RFID for trucks coming to California ports

PierPass, a nonprofit company owned by marine terminal operators at the ports of Los Angeles and Long Beach, plans to equip up to 10,000 trucks with WhereNet Corp. RFID (radio frequency identification) tags to enhance security around the trucks entering the two facilities. WhereNet is also installing RFID readers at each marine terminal to read the truck tags as a driver arrives at each port and approaches a security check point, according to a statement from WhereNet.

Marine terminals are required by the U.S. Department of Homeland Security and the U.S. Coast Guard to make sure that only individuals who have business at the ports are allowed inside. The terminal operators, who will cover the US$1.2 million cost of the program, are launching TruckTag as part of this requirement, according to the statement. There will be no cost to the truck drivers or trucking companies.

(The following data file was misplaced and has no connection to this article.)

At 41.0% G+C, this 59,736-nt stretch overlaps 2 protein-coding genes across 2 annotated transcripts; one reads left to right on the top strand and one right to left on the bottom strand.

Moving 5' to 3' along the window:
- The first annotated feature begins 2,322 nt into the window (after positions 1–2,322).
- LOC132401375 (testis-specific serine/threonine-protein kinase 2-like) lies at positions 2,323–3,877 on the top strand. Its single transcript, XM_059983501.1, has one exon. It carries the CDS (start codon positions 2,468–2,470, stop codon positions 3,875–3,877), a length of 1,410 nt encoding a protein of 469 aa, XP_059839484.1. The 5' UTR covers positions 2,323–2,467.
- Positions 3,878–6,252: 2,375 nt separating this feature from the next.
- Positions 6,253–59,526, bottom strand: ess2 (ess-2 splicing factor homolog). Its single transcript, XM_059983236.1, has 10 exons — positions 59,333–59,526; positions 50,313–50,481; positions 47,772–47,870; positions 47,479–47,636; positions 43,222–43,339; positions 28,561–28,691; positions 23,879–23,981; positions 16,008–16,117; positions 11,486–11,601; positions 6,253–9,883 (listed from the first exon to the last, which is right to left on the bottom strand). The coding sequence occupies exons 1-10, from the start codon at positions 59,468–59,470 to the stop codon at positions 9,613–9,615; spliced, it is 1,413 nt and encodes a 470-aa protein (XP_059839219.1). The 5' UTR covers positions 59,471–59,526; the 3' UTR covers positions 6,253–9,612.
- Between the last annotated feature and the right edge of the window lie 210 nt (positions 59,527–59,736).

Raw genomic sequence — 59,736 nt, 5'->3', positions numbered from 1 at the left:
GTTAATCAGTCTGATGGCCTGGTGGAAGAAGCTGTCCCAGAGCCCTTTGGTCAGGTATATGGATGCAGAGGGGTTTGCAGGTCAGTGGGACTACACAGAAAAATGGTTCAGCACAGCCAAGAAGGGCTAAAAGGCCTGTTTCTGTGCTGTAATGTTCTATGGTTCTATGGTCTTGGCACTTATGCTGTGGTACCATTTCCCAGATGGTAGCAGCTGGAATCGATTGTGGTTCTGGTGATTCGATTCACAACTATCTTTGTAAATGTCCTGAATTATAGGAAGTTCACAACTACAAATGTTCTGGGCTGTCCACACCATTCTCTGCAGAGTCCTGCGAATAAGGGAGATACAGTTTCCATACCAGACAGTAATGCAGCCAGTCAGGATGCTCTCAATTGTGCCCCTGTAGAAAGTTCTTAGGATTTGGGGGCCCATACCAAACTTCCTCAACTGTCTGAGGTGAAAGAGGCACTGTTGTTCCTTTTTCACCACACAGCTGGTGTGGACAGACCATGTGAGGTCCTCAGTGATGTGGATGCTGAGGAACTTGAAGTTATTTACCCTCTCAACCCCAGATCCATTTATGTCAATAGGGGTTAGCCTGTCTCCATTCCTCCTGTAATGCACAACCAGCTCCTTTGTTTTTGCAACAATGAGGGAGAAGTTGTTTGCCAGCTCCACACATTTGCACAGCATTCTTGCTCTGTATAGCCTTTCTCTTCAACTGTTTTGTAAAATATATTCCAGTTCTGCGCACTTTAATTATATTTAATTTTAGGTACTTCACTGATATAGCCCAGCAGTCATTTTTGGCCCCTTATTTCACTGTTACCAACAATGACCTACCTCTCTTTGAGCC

Under the TruckTag program, which is expected to be fully operational by March, PierPass will distribute 10,000 RFID tags to trucking companies through eModal, a database company that tracks trucking companies and drivers. The trucking companies will then distribute the tags to their drivers, said Bruce Wargo, president and CEO of PierPass. When driver information changes, eModal will work with WhereNet to update the database.

When a truck arrives at a terminal, the RFID tag will automatically be read by the electronic reader. At the same time, the driver will insert his commercial driver's license into a machine that will verify that the driver and truck have authorized business at the terminal, Wargo said. Currently each driver displays his license to security personnel when entering a terminal.

"The program leverages the technology used in the WhereNet tags and will be used to ping against the eModal database of known drivers and companies as they enter and leave marine terminals," Wargo said. "Our job is to distribute the tags and administer the program."